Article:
Why is social media still so new in 2011?

I gave my first ‘intro to social media’ talk more than three years ago at the AIM Conference. That was a presentation Rob Swick and I gave called “The Authentic Web”. Since then, I’ve lectured on the topic frequently; introducing various industry groups, small businesses, non-profits and numerous others to social media. Since the talks are often an hour or less, it’s hard to delve too deep into anything but tactics when many in the groups haven’t really moved beyond a personal profile on Facebook. Small businesses and especially non-profits are cash-strapped, especially when it comes to marketing. Traditional forms of advertising are often expensive and don’t always work for small businesses because they can’t afford the frequency required to make print, radio or TV work for them. It would seem that social media is the perfect way for small organizations to connect to potential customers, nurture relationships and showcase their expertise. The barrier to entry is reasonably low in that to apply these tactics you don’t have to work with an agency or pay any media fees.

In the introductory talks that I give, invariably there are a handful, (usually less than 10% of the crowd) who are very well-versed in Facebook, Twitter or blogging. These folks are the early converts in their industry and are reaping the rewards of establishing themselves ahead of their peers. The great thing about this is that the early adopters help to validate the message that I’m speaking about–namely the benefits of a social media presence.

So given that many in small organizations are having success with social media, and the fact that blogging is a more than a decade old and Twitter, YouTube and Facebook have all been around for about half that, why are so many people still in the dark when it comes to using this medium? I think it has to do with fear. The most common reason I hear from small business owners is that they:

  1. Don’t have time
  2. Think it’s stupid or inane
  3. Don’t want people to say bad things about them or their business

The thing is all three of these fears are easily overcome. The first is very valid for anyone, we’re all busy. It used to be that our marketing and networking were limited to specific events or times of the year. Now, we’re always on, constantly checking our smart phones for emails, voicemails and social networking messages. However, as small business people we need to be constantly networking. That doesn’t mean you have to be tweeting constantly or always posting out Facebook messages. But, if most people spent fifteen minutes a day on Twitter plus an hour a week on a blog post, they’d make great in-roads as far as connecting with potential clients or referrals.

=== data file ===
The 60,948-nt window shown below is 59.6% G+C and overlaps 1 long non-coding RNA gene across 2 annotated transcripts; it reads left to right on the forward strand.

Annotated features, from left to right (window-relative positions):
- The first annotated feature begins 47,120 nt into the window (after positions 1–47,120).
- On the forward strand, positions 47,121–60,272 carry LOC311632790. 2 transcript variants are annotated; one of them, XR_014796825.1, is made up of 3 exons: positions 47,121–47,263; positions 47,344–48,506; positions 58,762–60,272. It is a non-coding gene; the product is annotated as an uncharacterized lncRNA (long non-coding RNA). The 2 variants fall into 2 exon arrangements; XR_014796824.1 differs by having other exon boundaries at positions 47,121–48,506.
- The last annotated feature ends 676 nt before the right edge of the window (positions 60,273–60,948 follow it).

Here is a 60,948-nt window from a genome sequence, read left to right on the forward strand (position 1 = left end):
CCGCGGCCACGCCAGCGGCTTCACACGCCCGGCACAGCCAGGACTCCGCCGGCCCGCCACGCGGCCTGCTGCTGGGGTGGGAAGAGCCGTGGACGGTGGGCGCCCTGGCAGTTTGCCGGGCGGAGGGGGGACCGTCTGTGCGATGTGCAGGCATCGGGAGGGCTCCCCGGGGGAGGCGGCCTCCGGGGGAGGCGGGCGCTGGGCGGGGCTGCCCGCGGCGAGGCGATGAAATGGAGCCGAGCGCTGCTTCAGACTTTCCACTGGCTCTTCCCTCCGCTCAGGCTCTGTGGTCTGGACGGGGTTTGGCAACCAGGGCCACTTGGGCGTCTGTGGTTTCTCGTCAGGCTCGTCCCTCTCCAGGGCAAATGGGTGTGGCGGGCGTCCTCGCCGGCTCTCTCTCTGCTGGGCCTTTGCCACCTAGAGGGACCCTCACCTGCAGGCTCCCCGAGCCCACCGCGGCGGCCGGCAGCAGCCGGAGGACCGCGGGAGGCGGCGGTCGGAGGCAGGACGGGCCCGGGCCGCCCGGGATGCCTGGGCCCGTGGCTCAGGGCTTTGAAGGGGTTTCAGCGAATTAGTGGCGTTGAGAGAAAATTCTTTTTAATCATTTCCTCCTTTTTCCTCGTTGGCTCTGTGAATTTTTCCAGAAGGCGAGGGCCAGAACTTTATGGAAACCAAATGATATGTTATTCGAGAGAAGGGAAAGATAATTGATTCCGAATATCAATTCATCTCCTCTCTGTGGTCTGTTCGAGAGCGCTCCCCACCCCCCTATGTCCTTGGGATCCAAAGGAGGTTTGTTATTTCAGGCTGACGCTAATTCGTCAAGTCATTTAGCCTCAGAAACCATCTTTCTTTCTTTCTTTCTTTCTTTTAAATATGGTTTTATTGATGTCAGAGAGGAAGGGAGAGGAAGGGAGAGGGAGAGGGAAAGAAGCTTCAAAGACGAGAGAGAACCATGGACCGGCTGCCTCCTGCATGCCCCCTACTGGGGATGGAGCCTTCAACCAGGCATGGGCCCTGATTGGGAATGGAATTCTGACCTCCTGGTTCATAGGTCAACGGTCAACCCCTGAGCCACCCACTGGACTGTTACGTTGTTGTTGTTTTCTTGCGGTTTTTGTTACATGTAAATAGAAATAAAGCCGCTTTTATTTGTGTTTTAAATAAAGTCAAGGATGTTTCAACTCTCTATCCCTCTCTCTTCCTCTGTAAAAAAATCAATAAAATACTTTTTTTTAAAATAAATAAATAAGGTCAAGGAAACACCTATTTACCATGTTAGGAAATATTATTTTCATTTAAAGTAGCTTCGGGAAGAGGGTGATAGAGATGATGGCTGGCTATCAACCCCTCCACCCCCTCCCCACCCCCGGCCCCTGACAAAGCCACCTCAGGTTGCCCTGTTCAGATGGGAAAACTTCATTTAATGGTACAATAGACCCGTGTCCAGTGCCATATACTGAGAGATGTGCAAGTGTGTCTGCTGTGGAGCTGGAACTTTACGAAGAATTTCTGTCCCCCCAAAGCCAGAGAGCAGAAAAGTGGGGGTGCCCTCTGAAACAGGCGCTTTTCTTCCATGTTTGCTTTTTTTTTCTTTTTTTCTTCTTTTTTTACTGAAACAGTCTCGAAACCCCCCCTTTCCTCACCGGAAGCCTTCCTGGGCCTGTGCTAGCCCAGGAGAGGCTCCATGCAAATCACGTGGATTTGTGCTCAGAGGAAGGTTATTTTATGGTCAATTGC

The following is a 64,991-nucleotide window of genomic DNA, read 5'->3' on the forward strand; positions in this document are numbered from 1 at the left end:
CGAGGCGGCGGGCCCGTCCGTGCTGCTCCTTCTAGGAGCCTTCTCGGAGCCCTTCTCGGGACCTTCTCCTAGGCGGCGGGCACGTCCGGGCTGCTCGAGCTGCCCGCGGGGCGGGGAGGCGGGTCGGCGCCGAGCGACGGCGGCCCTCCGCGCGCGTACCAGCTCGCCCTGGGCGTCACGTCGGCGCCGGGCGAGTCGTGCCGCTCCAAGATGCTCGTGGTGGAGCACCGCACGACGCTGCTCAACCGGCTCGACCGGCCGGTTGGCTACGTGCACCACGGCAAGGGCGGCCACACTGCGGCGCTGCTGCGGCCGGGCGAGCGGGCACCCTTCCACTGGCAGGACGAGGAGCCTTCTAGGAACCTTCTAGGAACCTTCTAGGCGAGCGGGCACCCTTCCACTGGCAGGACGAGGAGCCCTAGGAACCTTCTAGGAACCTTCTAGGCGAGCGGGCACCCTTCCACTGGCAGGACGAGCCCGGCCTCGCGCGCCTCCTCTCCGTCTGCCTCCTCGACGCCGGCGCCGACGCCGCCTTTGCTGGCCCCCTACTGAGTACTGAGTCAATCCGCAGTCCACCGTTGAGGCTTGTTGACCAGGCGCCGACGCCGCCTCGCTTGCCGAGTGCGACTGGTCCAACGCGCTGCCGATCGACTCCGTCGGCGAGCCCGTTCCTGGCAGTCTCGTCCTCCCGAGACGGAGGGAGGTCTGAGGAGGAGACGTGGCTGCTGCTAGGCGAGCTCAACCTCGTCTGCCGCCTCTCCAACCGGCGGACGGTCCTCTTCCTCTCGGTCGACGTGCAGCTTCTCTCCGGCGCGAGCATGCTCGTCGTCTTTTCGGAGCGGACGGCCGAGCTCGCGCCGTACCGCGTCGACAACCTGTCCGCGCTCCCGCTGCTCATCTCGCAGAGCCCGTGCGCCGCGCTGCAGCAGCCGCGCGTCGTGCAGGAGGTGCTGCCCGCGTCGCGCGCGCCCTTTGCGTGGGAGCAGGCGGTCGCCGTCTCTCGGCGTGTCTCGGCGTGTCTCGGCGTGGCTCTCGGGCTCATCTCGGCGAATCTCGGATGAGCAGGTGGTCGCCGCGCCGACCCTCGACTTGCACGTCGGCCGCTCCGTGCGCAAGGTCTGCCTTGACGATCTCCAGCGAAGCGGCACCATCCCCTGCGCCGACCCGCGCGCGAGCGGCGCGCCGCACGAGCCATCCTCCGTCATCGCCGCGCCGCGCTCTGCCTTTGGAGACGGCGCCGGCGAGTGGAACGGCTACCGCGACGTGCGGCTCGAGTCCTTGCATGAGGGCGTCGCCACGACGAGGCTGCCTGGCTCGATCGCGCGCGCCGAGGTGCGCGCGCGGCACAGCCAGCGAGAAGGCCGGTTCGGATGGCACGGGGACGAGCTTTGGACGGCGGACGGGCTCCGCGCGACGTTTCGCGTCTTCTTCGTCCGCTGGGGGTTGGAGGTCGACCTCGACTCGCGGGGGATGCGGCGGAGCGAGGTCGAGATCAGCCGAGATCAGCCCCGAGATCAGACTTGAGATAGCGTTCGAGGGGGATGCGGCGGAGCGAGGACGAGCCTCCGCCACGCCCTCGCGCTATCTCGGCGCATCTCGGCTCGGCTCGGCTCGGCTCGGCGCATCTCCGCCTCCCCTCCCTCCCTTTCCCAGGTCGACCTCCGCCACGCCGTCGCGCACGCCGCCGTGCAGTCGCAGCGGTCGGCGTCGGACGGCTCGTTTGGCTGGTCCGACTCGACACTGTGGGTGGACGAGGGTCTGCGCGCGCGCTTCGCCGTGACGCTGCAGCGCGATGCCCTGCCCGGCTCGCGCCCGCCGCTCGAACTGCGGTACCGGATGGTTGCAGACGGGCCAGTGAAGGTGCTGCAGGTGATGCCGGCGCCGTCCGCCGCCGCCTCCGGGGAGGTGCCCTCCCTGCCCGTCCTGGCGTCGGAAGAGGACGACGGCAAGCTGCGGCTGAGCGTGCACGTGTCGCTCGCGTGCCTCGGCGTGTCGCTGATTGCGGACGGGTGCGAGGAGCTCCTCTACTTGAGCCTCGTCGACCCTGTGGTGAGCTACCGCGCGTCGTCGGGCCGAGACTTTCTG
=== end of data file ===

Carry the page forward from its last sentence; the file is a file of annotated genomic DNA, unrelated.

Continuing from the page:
With regards to number two, there’s no question that most things people discuss on social media are shallow or insipid. However, that’s no different than most of the small talk people make when they meet new people or casual acquaintances at physical networking events. We tend to talk about the easy things: the weather, connections we have in common or current events. Inevitably though, if you’ve already gotten these sorts of conversations out of the way on Twitter, it provides a starting place for when you meet in person.

The third issue is one I hear most often from larger businesses or people who work in controversial industries. The thing is, if people are saying bad things about you on the web, and you’re not present to defend your actions (or better yet apologize for them) and explain how you’re working to fix the issue you’re missing an opportunity to change or enhance how you are perceived in the marketplace.

As users of social media, we need to have better answers for non users when they question the effectiveness of the medium when it comes to marketing. If you meet someone who doesn’t get it, take a moment to explain it or demonstrate the benefits. Until it becomes as second nature as email, there will always be fear associated with it for some people. It’s time to start taking it to another level, and that can only happen once the use of social media is the norm instead of the exception.

What do you think? Have we reached social media saturation, or are we still in a fishbowl?

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